Allergic reaction to insulin is known to be associated with eosinophilia and hyper IgE. Recent report showed that eosinophilia is related with the increased synthesis of galectin-9 (GAL-9) and osteopontin (OPN). Here, we examined plasma levels of GAL-9 and OPN first time in a case of 65-year old patient with insulin allergy. Insulin aspart & insulin aspart 30 mix were given to the patient and an elevation of the eosinophil count (8440/μl, 17.6 fold) and a moderate increase of IgE (501 U/ml, reference range: 10-350 U/ml), eotaxin-3 (168 pg/ml, 2 fold), histamine (0.95 ng/ml, 5.3 fold) were found 33 days later. The plasma levels of GAL-9 and OPN were 22.5 and 1.7 fold higher than the cut-off point, respectively. After one month cessation of insulin therapy, elevations of the eosinophil count (3,480/μl; 7.3 fold), and OPN (1.4 fold) still occurred but the GAL-9 levels became normal. Therefore, we noted the increases of GAL-9 and OPN in plasma for the first time in a patient with insulin allergy and propose that GAL-9 reflects the conditions of allergy more accurately.
Allergic reaction to insulin is known to be associated with eosinophilia and hyper IgE . We studied novel pro-inflammatory molecules such as galectin-9 (GAL-9) and osteopontin (OPN) in a patient with insulin allergy because the involvement of these molecules in eosinophilia has been recently proposed [2,3].
OPN is a glycoprotein believed to be involved in Th1 inflammation in various infectious diseases including HIV as we described previously . Recently, it was reported that OPN is synthesized by eosinophils and was elevated in bronchoalveolar lavage (BAL) fluid of asthma patients . GAL-9 is a member of the galectin family of thiol-dependent lectins, and positive GAL-9 staining was observed in drug injured liver tissue . Recently, it was reported that GAL-9 treated NOD mice had decreased populations of Th1 cells and less leukocyte infiltration in islets than the control group indicating that GAL-9 inhibits autoimmune diabetes in NOD mice .
Here, we measured the plasma OPN and GAL-9 levels in a patient with insulin allergy for the first time. In addition, we also investigated the levels of soluble interleukin2 receptor (sIL-2R), eotaxin-3 and histamine, which are known to be elevated in patients with eosinophilia [6-8].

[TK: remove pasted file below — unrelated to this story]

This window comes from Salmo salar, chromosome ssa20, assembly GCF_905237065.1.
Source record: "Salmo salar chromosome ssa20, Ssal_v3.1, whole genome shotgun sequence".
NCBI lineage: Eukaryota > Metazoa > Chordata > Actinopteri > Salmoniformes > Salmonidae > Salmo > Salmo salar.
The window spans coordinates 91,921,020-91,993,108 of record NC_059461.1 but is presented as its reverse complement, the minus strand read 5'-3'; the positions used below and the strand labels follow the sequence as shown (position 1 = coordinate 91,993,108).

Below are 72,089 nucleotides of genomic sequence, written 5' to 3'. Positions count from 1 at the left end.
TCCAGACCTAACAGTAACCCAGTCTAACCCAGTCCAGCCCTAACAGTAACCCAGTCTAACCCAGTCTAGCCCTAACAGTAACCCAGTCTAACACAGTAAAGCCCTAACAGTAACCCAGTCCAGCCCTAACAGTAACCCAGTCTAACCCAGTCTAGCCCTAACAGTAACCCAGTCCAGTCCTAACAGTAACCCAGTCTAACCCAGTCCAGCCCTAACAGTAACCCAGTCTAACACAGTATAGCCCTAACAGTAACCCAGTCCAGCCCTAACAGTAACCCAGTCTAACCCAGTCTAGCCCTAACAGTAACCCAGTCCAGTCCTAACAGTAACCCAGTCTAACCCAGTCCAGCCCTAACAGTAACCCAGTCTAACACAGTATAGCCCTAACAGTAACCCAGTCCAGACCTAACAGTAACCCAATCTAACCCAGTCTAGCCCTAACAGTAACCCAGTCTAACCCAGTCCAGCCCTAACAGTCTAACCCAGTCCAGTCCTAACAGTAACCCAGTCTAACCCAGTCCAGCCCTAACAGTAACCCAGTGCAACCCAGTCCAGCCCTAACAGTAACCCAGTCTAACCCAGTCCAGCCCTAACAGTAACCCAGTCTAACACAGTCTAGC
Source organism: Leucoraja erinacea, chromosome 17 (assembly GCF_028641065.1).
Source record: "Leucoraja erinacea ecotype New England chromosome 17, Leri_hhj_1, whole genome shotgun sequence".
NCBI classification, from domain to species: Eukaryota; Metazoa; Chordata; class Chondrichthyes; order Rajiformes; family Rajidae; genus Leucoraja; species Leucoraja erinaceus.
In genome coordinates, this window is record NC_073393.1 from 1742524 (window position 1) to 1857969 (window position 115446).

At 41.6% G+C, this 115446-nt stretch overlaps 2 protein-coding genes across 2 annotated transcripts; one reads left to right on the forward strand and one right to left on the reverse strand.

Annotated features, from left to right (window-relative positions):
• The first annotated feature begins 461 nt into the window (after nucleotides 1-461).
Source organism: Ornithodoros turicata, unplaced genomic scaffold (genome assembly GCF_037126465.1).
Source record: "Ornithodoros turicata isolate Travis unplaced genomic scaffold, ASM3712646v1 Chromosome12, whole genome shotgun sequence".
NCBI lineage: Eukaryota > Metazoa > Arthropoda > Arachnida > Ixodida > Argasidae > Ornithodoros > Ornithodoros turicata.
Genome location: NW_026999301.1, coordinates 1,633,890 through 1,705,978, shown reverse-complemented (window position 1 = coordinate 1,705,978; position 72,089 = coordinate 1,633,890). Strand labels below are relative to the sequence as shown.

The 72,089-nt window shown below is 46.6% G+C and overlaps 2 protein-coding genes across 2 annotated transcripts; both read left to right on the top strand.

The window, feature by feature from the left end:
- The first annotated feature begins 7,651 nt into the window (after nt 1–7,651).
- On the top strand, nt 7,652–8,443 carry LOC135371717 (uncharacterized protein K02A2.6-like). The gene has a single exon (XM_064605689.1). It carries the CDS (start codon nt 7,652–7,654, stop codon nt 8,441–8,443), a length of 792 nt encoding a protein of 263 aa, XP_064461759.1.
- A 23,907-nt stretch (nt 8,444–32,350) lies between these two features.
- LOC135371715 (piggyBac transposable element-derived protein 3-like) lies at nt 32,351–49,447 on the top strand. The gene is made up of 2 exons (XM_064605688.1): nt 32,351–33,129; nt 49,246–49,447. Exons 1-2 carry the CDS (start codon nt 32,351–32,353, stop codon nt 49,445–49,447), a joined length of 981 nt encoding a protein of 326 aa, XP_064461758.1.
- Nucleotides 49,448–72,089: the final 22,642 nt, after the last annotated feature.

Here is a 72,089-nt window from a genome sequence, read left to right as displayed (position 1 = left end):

A 65-year old man was referred to our department because of persistent fever on Feb. 2, 2009. The patient was diagnosed as type 2 diabetes mellitus 10 years earlier and was treated with the anti-diabetic drug metformin. He had been suffering from moderate fever since Dec. 10, 2008 and was admitted to a nearby hospital on Dec. 30. After hospitalization, various antibiotics were given due to the elevation of CRP (Table 1). Insulin aspart & insulin aspart 30 mix were also prescribed on Jan. 10, 2009 because HbA1c was also elevated. A sudden increase of the eosinophil count (Table 1) was noted on Jan. 13 and the patient was referred to our hospital for further evaluation on Feb. 2 although the fever had been subsiding. All the antibiotic drugs, but not the insulin, were discontinued due to the eosinphilia. The patient complained of generalized itching, and a rash on the back was noted. Lymph node swelling was not found and parasites were not detected in the feces. Laboratory findings showed elevations of numbers of leukocytes and eosinophils associated with the increase of inflammatory markers (Table 1). Serum IgE levels were slightly elevated. CT scan showed pleural and pericardial effusion. Bone marrow examination showed only marked eosinophilia with normal development. On Feb. 13, a further increase in the eosinophil count was noted and the insulin described above was changed to human insulin. Subsequently, the itching disappeared and the laboratory findings also became normal (Table 1). Finally, according to the above findings, the patient was diagnosed as allergy to insulin aspart & insulin aspart 30 mix.
Table 1. Laboratory data
Plasma was obtained from the patient three times during the course of observation and was stored at -80 degree. OPN & GAL-9 were measured by enzyme-linked immunosorbent assays (ELISA) as described previously . The levels of sIL-2R, histamine and eotaxin-3 were measured also by ELISA (Cell free N IL-2R, Kyowa Medex, Japan; EIA histamine, Immunotech, France; Human CCL26/Eotaxin-3, R&D, Minneapolis). sIL-2R and eosinophils were measured 14 times during the hospital observations.
The cut-off points of the OPN, GAL-9, sIL-2R, histamine, eotaxin-3 and eosinophil counts were 820 ng/ml, 46 pg/ml, 519 U/ml, 0.18 ng/ml, 86 pg/ml and 480/μl respectively. The fold change values were calculated as observed value/cut-off point. The relative ratios to the eosinophil count were calculated as fold change values of each inflammatory marker/fold change of the eosinophil count.
On Feb. 2, the eosinophil count was already high (8,442/μl, 17.6 fold) and became higher (17,030/μl, 35.5 fold) on Feb. 13 followed by a decrease (13,870/μl, 28.9 fold) on Feb. 16 after the cessation of insulin aspart & insulin aspart 30 mix therapy on Feb. 13 (Figure 1). OPN and sIL-2R were already elevated 1.7 fold and 4.7 fold, respectively on Feb. 2, but the GAL-9 elevation was marked (22.5 fold). The elevations of OPN and sIL-2R were not changed on Feb. 16 but that of GAL-9 started to decrease. The levels of the eosinophil count, OPN and sIL-2R titers were still 7.3, 1.4 and 2.7 fold higher on Mar. 9, but the GAL-9 level became normal (Figure 1).